We were drawn to Chiloe as we had heard that it had a uniqueness quite unlike anything on the mainland despite the close proximity of the island. The inhabitants of Chiloe maintain a distinct culture with a unique belief system as well as comida. We were able to experience curanto al hoyo - a meal prepared by cooking chicken, pork, potatoes and shellfish in the ground on hot stones covered by palm leaves and soil. While Dale was in heaven eating all that shellfish, Bek put on a brave face and suffered through it, and unfortunately continued to suffer for 3 days afterward with food posioning (it is not all kittens and sunshine on the tourist trail :). At least we held a mutual interest in Chiloe's religious beliefs.
The natives had/have a history of mythology: witches, gnomes, ghosts and pirates are all alive on this island. And the Jesuits who came to Chiloe to convert the inhabitants many centuries yonder decided to minister to them by melding together the Christian beliefs with those of the natives. Hence the churches have many interesting quirks such as paintings of Jesus surrounded by these mytholigical creatures, and a wood carving of a Saint defeating Satan, in the form of a goblin. Quite unexpected. The churches themselves were quite beautiful as well, some built as early as1740 and others as late as 1912 Some were quite plain on the outside, just weathered wooden shingles, but absolutely stunning on the inside - amazing hand carved woodwork. While still others were bright and engaging on the outside yet plain and simply functional on the inside. And the largest church, in Chiloe's capital city ofCastro, was amazing on the outside and in; gothic in style but created completely out of wood. It was a very tranquilo ten days we spent on the island but by the end we were ready for our next adventure.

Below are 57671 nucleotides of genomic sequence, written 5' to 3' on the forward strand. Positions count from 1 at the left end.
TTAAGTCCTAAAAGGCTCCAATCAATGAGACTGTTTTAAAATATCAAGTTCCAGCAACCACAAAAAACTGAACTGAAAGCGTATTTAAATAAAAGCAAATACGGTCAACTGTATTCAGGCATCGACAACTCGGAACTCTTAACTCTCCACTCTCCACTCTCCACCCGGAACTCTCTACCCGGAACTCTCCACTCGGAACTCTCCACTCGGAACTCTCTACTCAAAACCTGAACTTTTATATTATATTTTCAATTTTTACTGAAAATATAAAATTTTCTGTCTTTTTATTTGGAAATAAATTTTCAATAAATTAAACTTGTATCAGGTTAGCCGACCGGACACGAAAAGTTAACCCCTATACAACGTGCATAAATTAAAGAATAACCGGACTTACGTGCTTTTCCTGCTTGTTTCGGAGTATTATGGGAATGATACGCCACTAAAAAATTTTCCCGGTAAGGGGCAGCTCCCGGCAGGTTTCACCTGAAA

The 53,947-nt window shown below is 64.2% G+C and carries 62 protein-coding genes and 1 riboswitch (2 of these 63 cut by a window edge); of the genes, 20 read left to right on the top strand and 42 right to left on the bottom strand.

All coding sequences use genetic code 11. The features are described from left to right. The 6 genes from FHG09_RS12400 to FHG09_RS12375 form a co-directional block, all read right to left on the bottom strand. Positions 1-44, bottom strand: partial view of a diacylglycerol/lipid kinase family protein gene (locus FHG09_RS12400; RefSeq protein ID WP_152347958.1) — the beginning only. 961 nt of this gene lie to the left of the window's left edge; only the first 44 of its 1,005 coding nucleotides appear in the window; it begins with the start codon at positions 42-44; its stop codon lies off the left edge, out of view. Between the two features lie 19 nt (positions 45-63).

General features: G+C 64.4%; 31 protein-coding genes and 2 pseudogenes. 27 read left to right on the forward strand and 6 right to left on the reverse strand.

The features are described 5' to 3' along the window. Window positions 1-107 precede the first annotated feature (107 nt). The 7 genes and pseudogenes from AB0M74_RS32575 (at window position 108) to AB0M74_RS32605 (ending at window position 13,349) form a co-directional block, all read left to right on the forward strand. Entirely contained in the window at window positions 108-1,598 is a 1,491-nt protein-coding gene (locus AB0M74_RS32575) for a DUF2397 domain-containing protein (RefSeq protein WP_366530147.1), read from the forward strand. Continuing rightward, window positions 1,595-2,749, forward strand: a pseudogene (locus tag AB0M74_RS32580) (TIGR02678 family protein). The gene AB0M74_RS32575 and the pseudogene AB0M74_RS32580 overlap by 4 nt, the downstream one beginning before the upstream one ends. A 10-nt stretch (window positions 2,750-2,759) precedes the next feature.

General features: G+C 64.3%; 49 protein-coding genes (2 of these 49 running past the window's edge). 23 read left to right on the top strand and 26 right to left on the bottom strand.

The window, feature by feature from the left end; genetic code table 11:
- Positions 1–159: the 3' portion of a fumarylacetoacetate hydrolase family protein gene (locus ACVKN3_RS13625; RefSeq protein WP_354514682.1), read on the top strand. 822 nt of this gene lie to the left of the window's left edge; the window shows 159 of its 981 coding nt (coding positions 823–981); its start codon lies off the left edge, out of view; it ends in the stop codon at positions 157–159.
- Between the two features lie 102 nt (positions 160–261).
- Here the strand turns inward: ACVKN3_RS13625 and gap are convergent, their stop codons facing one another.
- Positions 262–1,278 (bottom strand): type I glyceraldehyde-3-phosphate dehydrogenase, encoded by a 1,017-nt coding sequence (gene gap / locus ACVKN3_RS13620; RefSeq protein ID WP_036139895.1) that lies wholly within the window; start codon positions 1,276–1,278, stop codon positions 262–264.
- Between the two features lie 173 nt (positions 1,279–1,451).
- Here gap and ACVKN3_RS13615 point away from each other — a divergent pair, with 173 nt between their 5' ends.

Leave a Reply.